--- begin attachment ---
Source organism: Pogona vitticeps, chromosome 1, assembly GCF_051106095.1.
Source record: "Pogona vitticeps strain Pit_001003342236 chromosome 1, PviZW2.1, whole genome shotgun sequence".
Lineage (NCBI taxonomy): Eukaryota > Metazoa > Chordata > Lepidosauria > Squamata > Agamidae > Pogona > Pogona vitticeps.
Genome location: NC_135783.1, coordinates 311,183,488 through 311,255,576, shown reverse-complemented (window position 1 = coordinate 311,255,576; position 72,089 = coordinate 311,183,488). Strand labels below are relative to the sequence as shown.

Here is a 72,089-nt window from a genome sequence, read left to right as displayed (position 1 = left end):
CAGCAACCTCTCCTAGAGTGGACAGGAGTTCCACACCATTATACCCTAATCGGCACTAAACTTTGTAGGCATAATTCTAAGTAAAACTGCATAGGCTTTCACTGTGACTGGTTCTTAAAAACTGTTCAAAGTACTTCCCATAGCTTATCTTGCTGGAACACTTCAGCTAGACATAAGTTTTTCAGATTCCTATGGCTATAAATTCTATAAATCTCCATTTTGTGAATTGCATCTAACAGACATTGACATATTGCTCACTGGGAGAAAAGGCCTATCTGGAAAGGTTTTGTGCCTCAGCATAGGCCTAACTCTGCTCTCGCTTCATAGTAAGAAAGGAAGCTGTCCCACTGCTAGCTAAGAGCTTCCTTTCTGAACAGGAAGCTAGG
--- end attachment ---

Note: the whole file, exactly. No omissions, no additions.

Source organism: Pogona vitticeps, chromosome 1, assembly GCF_051106095.1.
Source record: "Pogona vitticeps strain Pit_001003342236 chromosome 1, PviZW2.1, whole genome shotgun sequence".
Lineage (NCBI taxonomy): Eukaryota > Metazoa > Chordata > Lepidosauria > Squamata > Agamidae > Pogona > Pogona vitticeps.
Genome location: NC_135783.1, coordinates 311,183,488 through 311,255,576, shown reverse-complemented (window position 1 = coordinate 311,255,576; position 72,089 = coordinate 311,183,488). Strand labels below are relative to the sequence as shown.

Here is a 72,089-nt window from a genome sequence, read left to right as displayed (position 1 = left end):
CAGCAACCTCTCCTAGAGTGGACAGGAGTTCCACACCATTATACCCTAATCGGCACTAAACTTTGTAGGCATAATTCTAAGTAAAACTGCATAGGCTTTCACTGTGACTGGTTCTTAAAAACTGTTCAAAGTACTTCCCATAGCTTATCTTGCTGGAACACTTCAGCTAGACATAAGTTTTTCAGATTCCTATGGCTATAAATTCTATAAATCTCCATTTTGTGAATTGCATCTAACAGACATTGACATATTGCTCACTGGGAGAAAAGGCCTATCTGGAAAGGTTTTGTGCCTCAGCATAGGCCTAACTCTGCTCTCGCTTCATAGTAAGAAAGGAAGCTGTCCCACTGCTAGCTAAGAGCTTCCTTTCTGAACAGGAAGCTAGG